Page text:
The report shows that around two-thirds of the reported CO2 emissions are related to voyages to or from a port outside the EEA. Voyages inside the EEA represented only 32% of total CO2 emissions, and emissions from ships in EEA ports stood for 6% of total emissions. When comparing CO2 emissions across different ship types, container ships represented the largest share of total emissions, with over 30%.

The technical energy efficiency of the monitored fleet is generally comparable to that of the world fleet (except for small-size container ships). Most of the monitored fleet already meets the global energy efficiency standards applicable over the period 2020-2025. In terms of operational energy efficiency, the vast majority of ships have reduced their speed compared to 2008 (by -15 to -20%). Cruising at lower speeds saves energy and fuel, and can significantly reduce CO2 emissions.

Since 2018, the EU Regulation on monitoring, reporting and verification of CO2 emissions from maritime transport (Regulation (EU) 2015/757) requires shipping companies to monitor their CO2 emissions, fuel consumption and other relevant information during navigation to or from ports in the EEA, when they transport cargo or passengers for commercial reasons.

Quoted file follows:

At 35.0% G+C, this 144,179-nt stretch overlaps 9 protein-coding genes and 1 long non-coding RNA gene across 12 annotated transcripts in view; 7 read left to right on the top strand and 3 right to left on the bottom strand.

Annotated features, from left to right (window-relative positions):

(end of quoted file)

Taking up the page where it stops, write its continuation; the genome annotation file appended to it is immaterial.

The 11,600 ships monitored under the EU legislation represent 38% of the world merchant fleet (above 5,000 gross tonnage) and cover a large variety of ships from roll-on/roll-off passenger ships to bulk carriers, tankers and container ships. They are relatively young (11 years old on average), but there are large age disparities between ship types.

CO2 emissions data and energy efficiency information of all individual ships are publicly available on THETIS-MRV, the web-based database developed by the Commission and the European Maritime Safety Agency (EMSA). The transparency of the system and the granularity of the reported data is key to addressing market barriers and stimulating the uptake of energy-efficient behaviours and technologies.

More information:

Covid-19: European Commission approves €20 million Portuguese credit line scheme to support fishery and aquaculture sectors

The European Commission has approved a Portuguese scheme to support the Portuguese fishery and aquaculture sector, through the provision of loans worth up to €20 million at subsidised interest rates to small and medium-sized enterprises struggling with the Covid-19 Pandemic effects.

This credit line scheme will help these companies cover their immediate liquidity needs and continue their activities.

Further information is available here.